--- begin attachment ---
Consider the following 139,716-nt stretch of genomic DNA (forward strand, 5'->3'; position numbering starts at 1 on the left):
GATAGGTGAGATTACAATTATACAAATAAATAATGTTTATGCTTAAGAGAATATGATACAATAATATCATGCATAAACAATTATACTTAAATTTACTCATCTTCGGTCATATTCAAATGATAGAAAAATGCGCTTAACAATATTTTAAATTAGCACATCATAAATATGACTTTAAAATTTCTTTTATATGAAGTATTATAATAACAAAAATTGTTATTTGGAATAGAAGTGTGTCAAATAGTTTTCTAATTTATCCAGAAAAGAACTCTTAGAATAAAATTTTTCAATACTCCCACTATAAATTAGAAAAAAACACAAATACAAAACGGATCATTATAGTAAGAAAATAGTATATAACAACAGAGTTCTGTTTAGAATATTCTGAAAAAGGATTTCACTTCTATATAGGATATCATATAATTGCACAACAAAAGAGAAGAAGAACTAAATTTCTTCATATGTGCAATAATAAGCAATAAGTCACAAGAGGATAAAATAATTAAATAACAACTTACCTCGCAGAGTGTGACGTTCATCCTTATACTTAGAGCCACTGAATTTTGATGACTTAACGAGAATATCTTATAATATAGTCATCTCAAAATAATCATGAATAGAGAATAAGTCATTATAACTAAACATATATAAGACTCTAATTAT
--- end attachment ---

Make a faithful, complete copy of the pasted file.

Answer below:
Consider the following 139,716-nt stretch of genomic DNA (forward strand, 5'->3'; position numbering starts at 1 on the left):
GATAGGTGAGATTACAATTATACAAATAAATAATGTTTATGCTTAAGAGAATATGATACAATAATATCATGCATAAACAATTATACTTAAATTTACTCATCTTCGGTCATATTCAAATGATAGAAAAATGCGCTTAACAATATTTTAAATTAGCACATCATAAATATGACTTTAAAATTTCTTTTATATGAAGTATTATAATAACAAAAATTGTTATTTGGAATAGAAGTGTGTCAAATAGTTTTCTAATTTATCCAGAAAAGAACTCTTAGAATAAAATTTTTCAATACTCCCACTATAAATTAGAAAAAAACACAAATACAAAACGGATCATTATAGTAAGAAAATAGTATATAACAACAGAGTTCTGTTTAGAATATTCTGAAAAAGGATTTCACTTCTATATAGGATATCATATAATTGCACAACAAAAGAGAAGAAGAACTAAATTTCTTCATATGTGCAATAATAAGCAATAAGTCACAAGAGGATAAAATAATTAAATAACAACTTACCTCGCAGAGTGTGACGTTCATCCTTATACTTAGAGCCACTGAATTTTGATGACTTAACGAGAATATCTTATAATATAGTCATCTCAAAATAATCATGAATAGAGAATAAGTCATTATAACTAAACATATATAAGACTCTAATTAT